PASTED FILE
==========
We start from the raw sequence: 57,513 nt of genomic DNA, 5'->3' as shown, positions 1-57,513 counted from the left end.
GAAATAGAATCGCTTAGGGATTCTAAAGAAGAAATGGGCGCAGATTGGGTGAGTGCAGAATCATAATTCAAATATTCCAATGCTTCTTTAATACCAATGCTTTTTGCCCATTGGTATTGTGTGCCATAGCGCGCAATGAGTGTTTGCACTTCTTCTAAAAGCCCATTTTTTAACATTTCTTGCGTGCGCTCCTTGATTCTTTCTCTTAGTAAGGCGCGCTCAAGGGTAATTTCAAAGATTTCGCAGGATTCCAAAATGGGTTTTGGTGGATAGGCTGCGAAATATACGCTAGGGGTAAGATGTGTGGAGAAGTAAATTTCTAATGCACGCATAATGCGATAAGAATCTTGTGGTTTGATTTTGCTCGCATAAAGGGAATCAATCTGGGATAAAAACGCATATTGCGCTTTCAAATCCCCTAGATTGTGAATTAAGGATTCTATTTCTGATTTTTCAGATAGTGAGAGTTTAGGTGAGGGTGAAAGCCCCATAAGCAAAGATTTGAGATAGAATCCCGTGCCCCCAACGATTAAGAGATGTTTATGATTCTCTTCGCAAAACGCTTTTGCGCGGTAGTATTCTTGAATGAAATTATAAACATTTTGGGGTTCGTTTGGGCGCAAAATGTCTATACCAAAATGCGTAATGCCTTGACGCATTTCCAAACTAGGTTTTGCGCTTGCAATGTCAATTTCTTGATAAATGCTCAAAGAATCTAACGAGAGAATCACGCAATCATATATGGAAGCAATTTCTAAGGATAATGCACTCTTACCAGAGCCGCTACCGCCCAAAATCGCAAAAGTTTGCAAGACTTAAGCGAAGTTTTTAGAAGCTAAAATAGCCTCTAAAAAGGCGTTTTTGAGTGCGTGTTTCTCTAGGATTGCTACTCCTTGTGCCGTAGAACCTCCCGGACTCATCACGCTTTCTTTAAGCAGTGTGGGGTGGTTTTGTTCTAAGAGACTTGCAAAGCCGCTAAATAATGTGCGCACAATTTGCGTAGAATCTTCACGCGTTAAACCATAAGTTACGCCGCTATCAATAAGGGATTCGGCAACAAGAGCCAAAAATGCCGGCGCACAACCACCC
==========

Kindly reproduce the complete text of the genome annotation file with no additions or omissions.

We start from the raw sequence: 57,513 nt of genomic DNA, 5'->3' as shown, positions 1-57,513 counted from the left end.
GAAATAGAATCGCTTAGGGATTCTAAAGAAGAAATGGGCGCAGATTGGGTGAGTGCAGAATCATAATTCAAATATTCCAATGCTTCTTTAATACCAATGCTTTTTGCCCATTGGTATTGTGTGCCATAGCGCGCAATGAGTGTTTGCACTTCTTCTAAAAGCCCATTTTTTAACATTTCTTGCGTGCGCTCCTTGATTCTTTCTCTTAGTAAGGCGCGCTCAAGGGTAATTTCAAAGATTTCGCAGGATTCCAAAATGGGTTTTGGTGGATAGGCTGCGAAATATACGCTAGGGGTAAGATGTGTGGAGAAGTAAATTTCTAATGCACGCATAATGCGATAAGAATCTTGTGGTTTGATTTTGCTCGCATAAAGGGAATCAATCTGGGATAAAAACGCATATTGCGCTTTCAAATCCCCTAGATTGTGAATTAAGGATTCTATTTCTGATTTTTCAGATAGTGAGAGTTTAGGTGAGGGTGAAAGCCCCATAAGCAAAGATTTGAGATAGAATCCCGTGCCCCCAACGATTAAGAGATGTTTATGATTCTCTTCGCAAAACGCTTTTGCGCGGTAGTATTCTTGAATGAAATTATAAACATTTTGGGGTTCGTTTGGGCGCAAAATGTCTATACCAAAATGCGTAATGCCTTGACGCATTTCCAAACTAGGTTTTGCGCTTGCAATGTCAATTTCTTGATAAATGCTCAAAGAATCTAACGAGAGAATCACGCAATCATATATGGAAGCAATTTCTAAGGATAATGCACTCTTACCAGAGCCGCTACCGCCCAAAATCGCAAAAGTTTGCAAGACTTAAGCGAAGTTTTTAGAAGCTAAAATAGCCTCTAAAAAGGCGTTTTTGAGTGCGTGTTTCTCTAGGATTGCTACTCCTTGTGCCGTAGAACCTCCCGGACTCATCACGCTTTCTTTAAGCAGTGTGGGGTGGTTTTGTTCTAAGAGACTTGCAAAGCCGCTAAATAATGTGCGCACAATTTGCGTAGAATCTTCACGCGTTAAACCATAAGTTACGCCGCTATCAATAAGGGATTCGGCAACAAGAGCCAAAAATGCCGGCGCACAACCACCC